Development of Class Structure in Eastern Europe

Poland and Her Southern Neighbors

By Aleksander Gella

Subjects: European Studies
Paperback : 9780887068348, 344 pages, December 1988
Hardcover : 9780887068331, 344 pages, December 1988

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Table of contents




Part One The Time of Estate Order

1. A General View on the History of Eastern Europe

2. Poland until World War II

3. Czechoslovakia until World War II

4. Hungary until World War II

5. Romania until World War II

Part Two From Estate to Class Order

6. The Peasantry

7. The Nobility and the Bourgeoisie

8. From the Proletariat to the Working Class

9. The Intelligentsia

Part Three The Period of Destruction

10. The Effects of World War II on Social Structure

11. Structural Changes Introduced by the Imported Revolutions





About the Author



Emphasizing the development of class structure, this book is the first in English to describe the historical and social development of Poland, Czechoslovakia, Hungary, and Romania from medieval feudalism to modern capitalism. Historically these countries have maintained mostly peaceful relations among themselves in the past and now share the common characteristic of being Soviet "satellites. " The author has devoted particular attention to Poland because of its unique political system, as well as its greater size, population, and cultural influence. The book is divided into three sections: part one reviews the early history and social structure of each country; part two provides a sociological analysis of social classes and their evolution over centuries; and part three examines the effect that World War II has had on these social classes.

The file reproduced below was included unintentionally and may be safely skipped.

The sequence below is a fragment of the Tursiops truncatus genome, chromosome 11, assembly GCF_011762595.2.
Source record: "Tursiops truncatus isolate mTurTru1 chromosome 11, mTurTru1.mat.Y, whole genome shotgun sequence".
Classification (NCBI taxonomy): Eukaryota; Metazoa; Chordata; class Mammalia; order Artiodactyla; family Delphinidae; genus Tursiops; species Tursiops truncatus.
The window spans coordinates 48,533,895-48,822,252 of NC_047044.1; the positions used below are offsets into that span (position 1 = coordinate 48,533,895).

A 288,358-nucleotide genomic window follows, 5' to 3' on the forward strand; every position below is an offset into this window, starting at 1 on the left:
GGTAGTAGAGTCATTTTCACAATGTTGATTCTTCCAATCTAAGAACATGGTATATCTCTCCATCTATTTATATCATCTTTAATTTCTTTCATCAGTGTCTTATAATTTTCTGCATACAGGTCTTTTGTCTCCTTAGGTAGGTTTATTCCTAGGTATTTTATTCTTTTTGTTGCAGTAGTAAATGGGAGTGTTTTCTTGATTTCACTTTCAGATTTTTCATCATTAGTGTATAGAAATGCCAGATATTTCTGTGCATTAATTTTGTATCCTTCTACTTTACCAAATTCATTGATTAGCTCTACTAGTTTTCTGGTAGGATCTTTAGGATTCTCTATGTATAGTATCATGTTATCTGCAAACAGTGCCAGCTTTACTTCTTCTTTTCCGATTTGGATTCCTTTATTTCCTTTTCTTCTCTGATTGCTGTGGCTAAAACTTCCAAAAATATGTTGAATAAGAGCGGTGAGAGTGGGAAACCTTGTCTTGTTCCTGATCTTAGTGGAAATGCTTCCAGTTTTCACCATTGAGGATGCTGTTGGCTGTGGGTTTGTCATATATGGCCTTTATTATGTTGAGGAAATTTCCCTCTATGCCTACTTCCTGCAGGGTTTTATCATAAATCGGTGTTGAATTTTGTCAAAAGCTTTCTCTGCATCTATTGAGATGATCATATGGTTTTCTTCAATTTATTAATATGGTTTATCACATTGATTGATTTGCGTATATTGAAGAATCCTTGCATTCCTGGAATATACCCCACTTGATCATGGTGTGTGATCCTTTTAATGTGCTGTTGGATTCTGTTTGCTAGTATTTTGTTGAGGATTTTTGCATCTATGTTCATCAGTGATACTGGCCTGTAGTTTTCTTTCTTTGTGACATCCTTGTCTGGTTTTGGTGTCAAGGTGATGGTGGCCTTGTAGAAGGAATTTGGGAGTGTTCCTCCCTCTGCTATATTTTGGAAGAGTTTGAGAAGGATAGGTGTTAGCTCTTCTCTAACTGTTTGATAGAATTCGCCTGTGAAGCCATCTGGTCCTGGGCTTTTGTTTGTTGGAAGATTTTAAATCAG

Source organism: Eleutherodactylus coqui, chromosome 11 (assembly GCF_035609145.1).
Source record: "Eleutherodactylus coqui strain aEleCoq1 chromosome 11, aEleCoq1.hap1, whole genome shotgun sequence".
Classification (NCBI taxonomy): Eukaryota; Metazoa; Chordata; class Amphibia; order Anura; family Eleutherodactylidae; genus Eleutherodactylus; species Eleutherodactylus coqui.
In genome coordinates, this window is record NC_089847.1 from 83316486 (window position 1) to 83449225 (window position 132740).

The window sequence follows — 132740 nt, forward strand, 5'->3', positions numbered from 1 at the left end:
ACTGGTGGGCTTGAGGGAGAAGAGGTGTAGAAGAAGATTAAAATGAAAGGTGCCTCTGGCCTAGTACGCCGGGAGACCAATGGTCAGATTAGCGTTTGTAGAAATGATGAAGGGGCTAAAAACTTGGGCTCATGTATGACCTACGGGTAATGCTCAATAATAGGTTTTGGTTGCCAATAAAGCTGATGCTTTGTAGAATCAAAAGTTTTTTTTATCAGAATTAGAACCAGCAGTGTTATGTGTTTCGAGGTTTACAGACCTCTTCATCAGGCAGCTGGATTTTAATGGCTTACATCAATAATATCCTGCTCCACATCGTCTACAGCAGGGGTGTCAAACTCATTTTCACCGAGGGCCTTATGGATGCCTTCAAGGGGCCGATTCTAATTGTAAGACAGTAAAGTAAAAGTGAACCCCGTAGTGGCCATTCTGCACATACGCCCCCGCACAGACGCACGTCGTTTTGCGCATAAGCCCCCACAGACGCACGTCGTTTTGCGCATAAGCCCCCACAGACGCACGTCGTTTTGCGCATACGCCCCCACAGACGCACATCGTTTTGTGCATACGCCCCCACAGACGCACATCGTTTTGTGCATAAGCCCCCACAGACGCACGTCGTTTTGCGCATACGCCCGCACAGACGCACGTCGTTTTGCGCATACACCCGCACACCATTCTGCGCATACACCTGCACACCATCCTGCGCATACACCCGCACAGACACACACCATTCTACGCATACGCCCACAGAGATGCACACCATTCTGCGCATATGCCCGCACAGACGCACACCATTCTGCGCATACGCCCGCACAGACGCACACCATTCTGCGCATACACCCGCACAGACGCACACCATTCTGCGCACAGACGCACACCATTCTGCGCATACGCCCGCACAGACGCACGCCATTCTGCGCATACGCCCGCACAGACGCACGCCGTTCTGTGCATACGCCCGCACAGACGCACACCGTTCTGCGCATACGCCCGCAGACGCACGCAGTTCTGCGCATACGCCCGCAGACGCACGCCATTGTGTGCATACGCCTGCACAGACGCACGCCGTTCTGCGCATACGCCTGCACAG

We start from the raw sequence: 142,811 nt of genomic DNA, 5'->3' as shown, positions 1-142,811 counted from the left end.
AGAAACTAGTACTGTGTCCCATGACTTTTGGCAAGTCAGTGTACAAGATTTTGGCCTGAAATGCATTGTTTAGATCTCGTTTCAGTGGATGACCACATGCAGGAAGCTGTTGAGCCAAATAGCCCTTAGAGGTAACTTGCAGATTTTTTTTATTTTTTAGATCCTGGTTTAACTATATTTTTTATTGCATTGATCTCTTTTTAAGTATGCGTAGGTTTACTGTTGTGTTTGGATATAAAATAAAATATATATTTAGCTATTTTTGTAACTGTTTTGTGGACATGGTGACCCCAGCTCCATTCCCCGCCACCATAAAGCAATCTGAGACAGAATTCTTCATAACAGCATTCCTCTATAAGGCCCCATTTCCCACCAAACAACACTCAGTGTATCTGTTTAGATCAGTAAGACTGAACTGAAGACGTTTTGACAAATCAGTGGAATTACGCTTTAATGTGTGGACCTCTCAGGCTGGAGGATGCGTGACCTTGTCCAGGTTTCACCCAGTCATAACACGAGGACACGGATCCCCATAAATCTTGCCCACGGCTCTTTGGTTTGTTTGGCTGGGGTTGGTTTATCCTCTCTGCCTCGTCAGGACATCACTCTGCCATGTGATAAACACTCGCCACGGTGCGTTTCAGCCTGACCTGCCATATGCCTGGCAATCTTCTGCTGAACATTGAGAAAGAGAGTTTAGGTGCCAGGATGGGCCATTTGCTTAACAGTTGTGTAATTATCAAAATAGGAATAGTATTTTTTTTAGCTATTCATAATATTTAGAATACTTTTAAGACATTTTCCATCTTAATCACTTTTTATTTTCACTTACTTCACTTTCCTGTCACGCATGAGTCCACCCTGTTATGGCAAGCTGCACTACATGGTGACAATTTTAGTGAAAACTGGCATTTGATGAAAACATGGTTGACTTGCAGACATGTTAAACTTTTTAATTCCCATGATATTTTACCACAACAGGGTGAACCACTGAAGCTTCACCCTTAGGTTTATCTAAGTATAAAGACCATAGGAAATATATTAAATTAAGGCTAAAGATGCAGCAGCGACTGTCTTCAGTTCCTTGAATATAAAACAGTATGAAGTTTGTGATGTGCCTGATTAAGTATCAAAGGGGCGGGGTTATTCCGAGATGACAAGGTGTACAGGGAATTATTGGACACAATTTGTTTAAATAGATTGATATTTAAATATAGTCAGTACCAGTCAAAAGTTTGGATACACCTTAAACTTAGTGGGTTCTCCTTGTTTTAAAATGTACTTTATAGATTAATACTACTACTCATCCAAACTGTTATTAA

Aleksander Gella is Professor of Sociology at State University of New York, Buffalo.


"To my knowledge, this book gives the first synthetic sociological analysis of the complicated social structure of selected countries in Eastern Europe. The analysis itself is penetrating, the text dense and succinct. ..and the argumentation presented is clear and convincing. " — A. Podgorecki, University of Pennsylvania

"Gella relates different national experiences and correlates what happens to classes in a new and significant way. " — Thomas Blakeley, Boston College